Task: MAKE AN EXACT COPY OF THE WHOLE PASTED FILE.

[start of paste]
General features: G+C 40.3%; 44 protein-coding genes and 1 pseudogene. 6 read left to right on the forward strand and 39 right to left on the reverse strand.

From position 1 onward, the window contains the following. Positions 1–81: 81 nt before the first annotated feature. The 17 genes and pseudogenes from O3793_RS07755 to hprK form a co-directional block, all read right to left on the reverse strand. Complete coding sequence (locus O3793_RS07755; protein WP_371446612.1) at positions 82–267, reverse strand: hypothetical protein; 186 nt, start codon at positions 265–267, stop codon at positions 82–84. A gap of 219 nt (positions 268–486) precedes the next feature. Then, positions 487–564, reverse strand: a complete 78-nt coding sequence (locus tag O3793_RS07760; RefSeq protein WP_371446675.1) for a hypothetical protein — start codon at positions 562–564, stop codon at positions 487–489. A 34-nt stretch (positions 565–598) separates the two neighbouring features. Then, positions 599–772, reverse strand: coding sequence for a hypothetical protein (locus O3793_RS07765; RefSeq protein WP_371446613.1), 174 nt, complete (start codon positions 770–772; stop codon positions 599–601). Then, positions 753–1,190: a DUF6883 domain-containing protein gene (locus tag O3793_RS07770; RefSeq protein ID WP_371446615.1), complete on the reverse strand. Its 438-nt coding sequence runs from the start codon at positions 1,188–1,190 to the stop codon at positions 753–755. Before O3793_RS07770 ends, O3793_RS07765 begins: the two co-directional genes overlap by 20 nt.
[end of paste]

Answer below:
General features: G+C 40.3%; 44 protein-coding genes and 1 pseudogene. 6 read left to right on the forward strand and 39 right to left on the reverse strand.

From position 1 onward, the window contains the following. Positions 1–81: 81 nt before the first annotated feature. The 17 genes and pseudogenes from O3793_RS07755 to hprK form a co-directional block, all read right to left on the reverse strand. Complete coding sequence (locus O3793_RS07755; protein WP_371446612.1) at positions 82–267, reverse strand: hypothetical protein; 186 nt, start codon at positions 265–267, stop codon at positions 82–84. A gap of 219 nt (positions 268–486) precedes the next feature. Then, positions 487–564, reverse strand: a complete 78-nt coding sequence (locus tag O3793_RS07760; RefSeq protein WP_371446675.1) for a hypothetical protein — start codon at positions 562–564, stop codon at positions 487–489. A 34-nt stretch (positions 565–598) separates the two neighbouring features. Then, positions 599–772, reverse strand: coding sequence for a hypothetical protein (locus O3793_RS07765; RefSeq protein WP_371446613.1), 174 nt, complete (start codon positions 770–772; stop codon positions 599–601). Then, positions 753–1,190: a DUF6883 domain-containing protein gene (locus tag O3793_RS07770; RefSeq protein ID WP_371446615.1), complete on the reverse strand. Its 438-nt coding sequence runs from the start codon at positions 1,188–1,190 to the stop codon at positions 753–755. Before O3793_RS07770 ends, O3793_RS07765 begins: the two co-directional genes overlap by 20 nt.